When programs running under a multithreaded OS like Linux share storage they can't assume that they have exclusive access to it. They have to use kernel calls to regulate their access. And when multiple processors in an SMP share a common memory even the kernels can't assume that they will have exclusive access to key data. They must use a specialized SMP instruction to seize the lock that manages a data area before touching it, and another to release the lock afterwards. We can use these facts to reduce cache synchronization overheads. A dedicated bus is provided to handle one cache synch request each major cycle. Each L1 cache will keep a list of its cache lines that need to be broadcast, and bid for the bus when it has a change to broadcast, but it will allow its 386 to run ahead within limits. If the L1 change list gets full, the 386 will have to wait until an entry gets freed up. If the 386 program generates an interrupt to invoke any kernel service, or issues the SMP instruction to seize or release a data area lock, it will have to wait until its L1 cache has flushed the backlog of cache updates. Allowing the 386s to run ahead will allow them to apply multiple updates to each cache line before it gets broadcast. This is much more efficient than the classic approach of forcing a broadcast each time any part of a cache line changes.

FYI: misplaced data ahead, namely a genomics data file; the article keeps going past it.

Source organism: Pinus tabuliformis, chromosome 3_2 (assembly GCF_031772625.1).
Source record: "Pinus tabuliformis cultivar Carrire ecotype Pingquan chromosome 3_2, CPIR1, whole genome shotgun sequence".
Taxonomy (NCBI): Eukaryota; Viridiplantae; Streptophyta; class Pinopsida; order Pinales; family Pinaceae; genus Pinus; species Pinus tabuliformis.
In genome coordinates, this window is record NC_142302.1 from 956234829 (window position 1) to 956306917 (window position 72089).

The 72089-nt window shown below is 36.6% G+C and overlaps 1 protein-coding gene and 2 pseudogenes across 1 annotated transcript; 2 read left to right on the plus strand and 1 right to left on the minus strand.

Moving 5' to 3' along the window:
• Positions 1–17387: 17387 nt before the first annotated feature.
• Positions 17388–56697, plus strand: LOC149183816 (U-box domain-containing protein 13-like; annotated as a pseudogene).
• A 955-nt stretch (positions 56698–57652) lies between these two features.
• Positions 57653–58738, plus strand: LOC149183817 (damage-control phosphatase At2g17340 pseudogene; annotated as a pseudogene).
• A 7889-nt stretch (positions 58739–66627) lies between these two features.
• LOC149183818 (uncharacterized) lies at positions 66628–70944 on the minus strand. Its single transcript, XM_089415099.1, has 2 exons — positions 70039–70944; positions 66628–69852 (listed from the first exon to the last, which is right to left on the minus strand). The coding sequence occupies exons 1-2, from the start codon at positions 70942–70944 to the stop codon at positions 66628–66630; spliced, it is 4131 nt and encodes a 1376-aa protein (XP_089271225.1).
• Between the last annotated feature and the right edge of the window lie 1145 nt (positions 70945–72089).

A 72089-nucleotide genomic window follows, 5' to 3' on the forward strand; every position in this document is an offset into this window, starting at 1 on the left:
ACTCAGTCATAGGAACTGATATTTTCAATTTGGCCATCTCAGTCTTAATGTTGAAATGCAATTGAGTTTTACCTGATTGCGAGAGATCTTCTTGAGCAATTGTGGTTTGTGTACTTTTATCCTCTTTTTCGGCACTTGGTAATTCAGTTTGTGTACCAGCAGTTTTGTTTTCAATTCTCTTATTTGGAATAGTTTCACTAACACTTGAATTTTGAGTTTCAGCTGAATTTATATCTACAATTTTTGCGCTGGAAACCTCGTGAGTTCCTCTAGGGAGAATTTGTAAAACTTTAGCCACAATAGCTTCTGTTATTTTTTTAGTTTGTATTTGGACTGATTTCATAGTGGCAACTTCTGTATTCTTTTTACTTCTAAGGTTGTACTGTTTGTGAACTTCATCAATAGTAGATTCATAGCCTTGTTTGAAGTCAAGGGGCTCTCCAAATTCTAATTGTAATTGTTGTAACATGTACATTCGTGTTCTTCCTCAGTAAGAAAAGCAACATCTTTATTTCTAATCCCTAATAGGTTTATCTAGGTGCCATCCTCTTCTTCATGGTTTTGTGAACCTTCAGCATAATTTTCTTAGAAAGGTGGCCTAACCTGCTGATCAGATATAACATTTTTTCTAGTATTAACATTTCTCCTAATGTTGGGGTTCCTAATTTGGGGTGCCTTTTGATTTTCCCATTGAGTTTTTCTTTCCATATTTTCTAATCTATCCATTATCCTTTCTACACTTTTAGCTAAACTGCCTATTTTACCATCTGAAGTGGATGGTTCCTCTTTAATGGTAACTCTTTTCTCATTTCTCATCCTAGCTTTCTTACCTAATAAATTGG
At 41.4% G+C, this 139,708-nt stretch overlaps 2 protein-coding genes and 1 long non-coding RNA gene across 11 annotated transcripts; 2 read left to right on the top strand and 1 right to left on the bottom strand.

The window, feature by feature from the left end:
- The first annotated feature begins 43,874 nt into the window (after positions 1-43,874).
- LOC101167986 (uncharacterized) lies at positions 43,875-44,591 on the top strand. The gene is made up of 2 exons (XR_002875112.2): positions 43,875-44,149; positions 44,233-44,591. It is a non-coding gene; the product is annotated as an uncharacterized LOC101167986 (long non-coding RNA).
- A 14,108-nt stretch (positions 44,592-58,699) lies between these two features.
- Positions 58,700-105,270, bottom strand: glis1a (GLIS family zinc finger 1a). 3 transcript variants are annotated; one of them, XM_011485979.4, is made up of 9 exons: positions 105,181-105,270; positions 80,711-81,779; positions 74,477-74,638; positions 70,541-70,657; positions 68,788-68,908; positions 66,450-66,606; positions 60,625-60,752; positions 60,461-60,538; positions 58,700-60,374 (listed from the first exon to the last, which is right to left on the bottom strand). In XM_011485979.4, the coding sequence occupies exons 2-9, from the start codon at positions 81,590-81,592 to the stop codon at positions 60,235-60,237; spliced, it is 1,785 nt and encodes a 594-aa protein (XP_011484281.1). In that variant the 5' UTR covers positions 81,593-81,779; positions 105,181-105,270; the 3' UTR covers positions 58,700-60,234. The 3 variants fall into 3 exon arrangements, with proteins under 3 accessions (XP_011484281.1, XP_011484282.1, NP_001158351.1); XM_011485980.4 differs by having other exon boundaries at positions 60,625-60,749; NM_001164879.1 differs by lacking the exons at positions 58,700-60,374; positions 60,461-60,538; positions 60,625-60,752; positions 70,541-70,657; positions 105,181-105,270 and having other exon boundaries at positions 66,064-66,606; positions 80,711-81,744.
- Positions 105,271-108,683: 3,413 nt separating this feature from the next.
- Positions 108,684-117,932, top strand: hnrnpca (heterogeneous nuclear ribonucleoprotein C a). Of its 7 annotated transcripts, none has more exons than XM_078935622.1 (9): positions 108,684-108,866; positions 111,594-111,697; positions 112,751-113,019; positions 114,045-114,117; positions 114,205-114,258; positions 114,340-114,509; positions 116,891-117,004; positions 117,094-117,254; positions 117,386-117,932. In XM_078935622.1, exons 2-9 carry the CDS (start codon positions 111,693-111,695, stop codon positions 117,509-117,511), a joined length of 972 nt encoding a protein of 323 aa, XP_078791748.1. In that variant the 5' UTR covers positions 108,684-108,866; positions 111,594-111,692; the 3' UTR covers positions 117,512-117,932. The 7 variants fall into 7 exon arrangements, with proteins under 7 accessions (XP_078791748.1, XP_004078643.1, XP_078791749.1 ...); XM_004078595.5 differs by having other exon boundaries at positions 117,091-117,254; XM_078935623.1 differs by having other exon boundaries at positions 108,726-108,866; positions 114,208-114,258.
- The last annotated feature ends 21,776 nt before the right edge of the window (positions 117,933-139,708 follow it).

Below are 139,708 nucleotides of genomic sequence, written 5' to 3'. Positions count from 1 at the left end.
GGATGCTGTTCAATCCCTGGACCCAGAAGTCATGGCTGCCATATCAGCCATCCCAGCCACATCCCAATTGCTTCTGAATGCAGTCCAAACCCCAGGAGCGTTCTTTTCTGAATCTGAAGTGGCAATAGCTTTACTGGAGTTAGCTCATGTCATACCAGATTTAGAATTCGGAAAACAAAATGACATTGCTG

A four-fold increase in throughput is great, but the other benefits of the Poly386 are more attractive. A large, complex monochip like a Pentium requires a huge investment of time, effort and money to design. This cost locks out all but the most determined and well-heeled competitors, reducing innovation and progress. The Poly386 is based on cookie-cutter design. Starting with the well-known 386 and 377 chips as a base, the design of the new components would be fairly simple. And once the few basic engines have been designed and built, the rest of the chip is filled with replicas.